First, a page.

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Dr. Breanne Fahs, Professor of Women and Gender Studies at ASU’s School of Humanities, Arts and Cultural Studies, was recently awarded
the Association for Psychology of Women 2017 Distinguished Publication Award for her book, “Out for Blood.
Dr. Fahs also works as a clinical psychologist and is founder and director of the Feminist Research on Gender and Sexuality group at ASU. We spoke with Dr. Fahs about the award and how she hopes “Out for Blood” will not only help bring to light issues people have with their bodies, but will encourage people to embrace and overcome these issues in favor of body acceptance.
Question: What does receiving the 2017 Distinguished Publication Award mean to you?
Answer: This kind of recognition for a book that is about a subject often considered abject, impolite, shameful, or hidden (at best) is really exciting for me. Many of the topics I write about — particularly those that center on the body and sexuality — are marginalized within the academy so this award is extra meaningful in that regard. It's also wonderful to potentially get a wider readership for the book. As this book is both academic and quite personal, the award validates that this kind of work (non-traditional in its approach) matters to feminist psychologists.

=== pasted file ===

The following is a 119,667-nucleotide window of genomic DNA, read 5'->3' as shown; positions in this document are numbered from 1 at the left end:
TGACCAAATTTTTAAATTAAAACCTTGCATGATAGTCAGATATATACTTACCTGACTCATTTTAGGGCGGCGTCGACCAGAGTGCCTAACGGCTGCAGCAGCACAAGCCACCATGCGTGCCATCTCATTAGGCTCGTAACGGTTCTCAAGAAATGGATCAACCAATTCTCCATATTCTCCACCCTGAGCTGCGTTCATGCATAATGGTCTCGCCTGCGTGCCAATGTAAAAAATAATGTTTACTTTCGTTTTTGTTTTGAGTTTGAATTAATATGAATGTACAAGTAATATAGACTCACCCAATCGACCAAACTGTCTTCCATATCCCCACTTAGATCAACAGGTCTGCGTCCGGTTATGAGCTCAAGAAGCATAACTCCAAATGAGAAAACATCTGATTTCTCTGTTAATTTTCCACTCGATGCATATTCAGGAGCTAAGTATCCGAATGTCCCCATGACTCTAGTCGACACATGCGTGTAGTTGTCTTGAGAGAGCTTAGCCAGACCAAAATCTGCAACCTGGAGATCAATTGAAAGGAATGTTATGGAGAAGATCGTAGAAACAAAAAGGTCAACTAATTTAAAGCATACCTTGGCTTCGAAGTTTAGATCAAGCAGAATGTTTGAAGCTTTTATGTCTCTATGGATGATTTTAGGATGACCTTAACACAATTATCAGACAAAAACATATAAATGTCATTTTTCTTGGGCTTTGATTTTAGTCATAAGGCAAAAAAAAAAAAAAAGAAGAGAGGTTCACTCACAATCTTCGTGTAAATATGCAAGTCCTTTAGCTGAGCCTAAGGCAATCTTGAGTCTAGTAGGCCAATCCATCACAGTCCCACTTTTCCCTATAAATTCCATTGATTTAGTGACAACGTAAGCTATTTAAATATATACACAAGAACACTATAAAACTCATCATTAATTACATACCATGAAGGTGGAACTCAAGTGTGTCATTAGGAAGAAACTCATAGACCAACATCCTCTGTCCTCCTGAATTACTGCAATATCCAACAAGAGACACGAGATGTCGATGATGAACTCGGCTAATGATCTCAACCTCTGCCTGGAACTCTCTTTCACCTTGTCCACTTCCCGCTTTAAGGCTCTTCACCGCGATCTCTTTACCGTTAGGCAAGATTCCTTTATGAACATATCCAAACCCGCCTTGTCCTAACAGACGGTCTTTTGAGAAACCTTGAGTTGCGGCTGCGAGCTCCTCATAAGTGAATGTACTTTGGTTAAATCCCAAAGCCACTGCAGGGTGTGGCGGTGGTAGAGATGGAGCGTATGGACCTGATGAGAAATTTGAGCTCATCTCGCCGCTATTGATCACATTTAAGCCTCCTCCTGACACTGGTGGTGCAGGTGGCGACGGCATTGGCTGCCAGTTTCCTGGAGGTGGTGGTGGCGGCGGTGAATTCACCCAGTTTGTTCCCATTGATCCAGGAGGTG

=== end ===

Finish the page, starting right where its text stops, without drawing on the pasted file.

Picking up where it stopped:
Question: How will this award influence you in the future as a professor? As a feminist psychologist?
Answer: It inspires me to want to write more essays. I think people really find essays accessible in ways that more traditional academic writing often isn't, so it's a reminder of how to reach different audiences with more accessible styles and tones. I also want to continue working on issues of what I would call “bodies on the margins.” By that I mean bodies that are seen as "non-normative" (even when they are!). This work is a gateway to thinking more deeply about inequalities, social justice, and resistance more broadly.
Question: What inspired you to write your book, “Out for Blood?” In what ways do you feel your book will be able to positively influence women?
Answer: I have worked for years with a group of women who study menstruation and reproductive health/justice called the Society for Menstrual Cycle Research. Working with them — especially Chris Bobel — truly inspired me to want to continue writing about menstruation. I also drew inspiration from my students here at ASU’s West campus, who have approached menstrual activism with such energy, vitality, and vigor when they design their own forms of menstrual resistance. Their menstrual activist work over the last six years has lit a fire in me about seeing menstruation as a site of resistance and revolt. In many ways, the book and my work with students draws heavily from the old feminist claim that "the personal is political." I'm still trying to imagine new ways to embody that idea in my work as a writer, teacher, and clinician. Ultimately, I hope the book continues to push menstruation out of the "menstrual closet" and remind people (menstruators and non-menstruators alike) that the body is a site of everyday resistance and that the mundane ways that we enact resistance matter.